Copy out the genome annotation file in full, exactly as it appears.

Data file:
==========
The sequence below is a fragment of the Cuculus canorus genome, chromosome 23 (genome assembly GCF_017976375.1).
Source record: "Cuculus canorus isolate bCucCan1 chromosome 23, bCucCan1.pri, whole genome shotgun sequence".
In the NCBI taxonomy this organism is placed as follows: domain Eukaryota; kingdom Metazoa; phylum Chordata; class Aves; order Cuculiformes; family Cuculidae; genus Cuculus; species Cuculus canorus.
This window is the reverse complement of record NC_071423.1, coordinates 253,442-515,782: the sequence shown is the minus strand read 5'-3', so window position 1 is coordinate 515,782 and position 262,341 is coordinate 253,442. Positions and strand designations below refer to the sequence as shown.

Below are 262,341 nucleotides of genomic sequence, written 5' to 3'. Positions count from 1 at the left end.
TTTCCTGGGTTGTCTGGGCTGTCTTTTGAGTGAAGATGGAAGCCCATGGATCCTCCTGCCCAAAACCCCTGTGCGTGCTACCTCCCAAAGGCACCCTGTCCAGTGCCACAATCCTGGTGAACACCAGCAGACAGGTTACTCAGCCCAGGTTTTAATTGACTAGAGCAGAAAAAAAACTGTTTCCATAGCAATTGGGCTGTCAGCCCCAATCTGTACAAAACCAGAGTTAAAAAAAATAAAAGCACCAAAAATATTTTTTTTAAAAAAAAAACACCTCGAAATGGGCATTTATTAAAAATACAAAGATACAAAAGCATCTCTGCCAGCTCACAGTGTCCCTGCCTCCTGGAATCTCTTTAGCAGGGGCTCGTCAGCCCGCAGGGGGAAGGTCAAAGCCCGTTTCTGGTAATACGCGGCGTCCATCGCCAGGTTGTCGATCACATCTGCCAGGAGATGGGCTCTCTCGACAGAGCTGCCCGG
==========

The sequence below is a fragment of the Cuculus canorus genome, chromosome 23 (genome assembly GCF_017976375.1).
Source record: "Cuculus canorus isolate bCucCan1 chromosome 23, bCucCan1.pri, whole genome shotgun sequence".
In the NCBI taxonomy this organism is placed as follows: domain Eukaryota; kingdom Metazoa; phylum Chordata; class Aves; order Cuculiformes; family Cuculidae; genus Cuculus; species Cuculus canorus.
This window is the reverse complement of record NC_071423.1, coordinates 253,442-515,782: the sequence shown is the minus strand read 5'-3', so window position 1 is coordinate 515,782 and position 262,341 is coordinate 253,442. Positions and strand designations below refer to the sequence as shown.

Below are 262,341 nucleotides of genomic sequence, written 5' to 3'. Positions count from 1 at the left end.
TTTCCTGGGTTGTCTGGGCTGTCTTTTGAGTGAAGATGGAAGCCCATGGATCCTCCTGCCCAAAACCCCTGTGCGTGCTACCTCCCAAAGGCACCCTGTCCAGTGCCACAATCCTGGTGAACACCAGCAGACAGGTTACTCAGCCCAGGTTTTAATTGACTAGAGCAGAAAAAAAACTGTTTCCATAGCAATTGGGCTGTCAGCCCCAATCTGTACAAAACCAGAGTTAAAAAAAATAAAAGCACCAAAAATATTTTTTTTAAAAAAAAAACACCTCGAAATGGGCATTTATTAAAAATACAAAGATACAAAAGCATCTCTGCCAGCTCACAGTGTCCCTGCCTCCTGGAATCTCTTTAGCAGGGGCTCGTCAGCCCGCAGGGGGAAGGTCAAAGCCCGTTTCTGGTAATACGCGGCGTCCATCGCCAGGTTGTCGATCACATCTGCCAGGAGATGGGCTCTCTCGACAGAGCTGCCCGG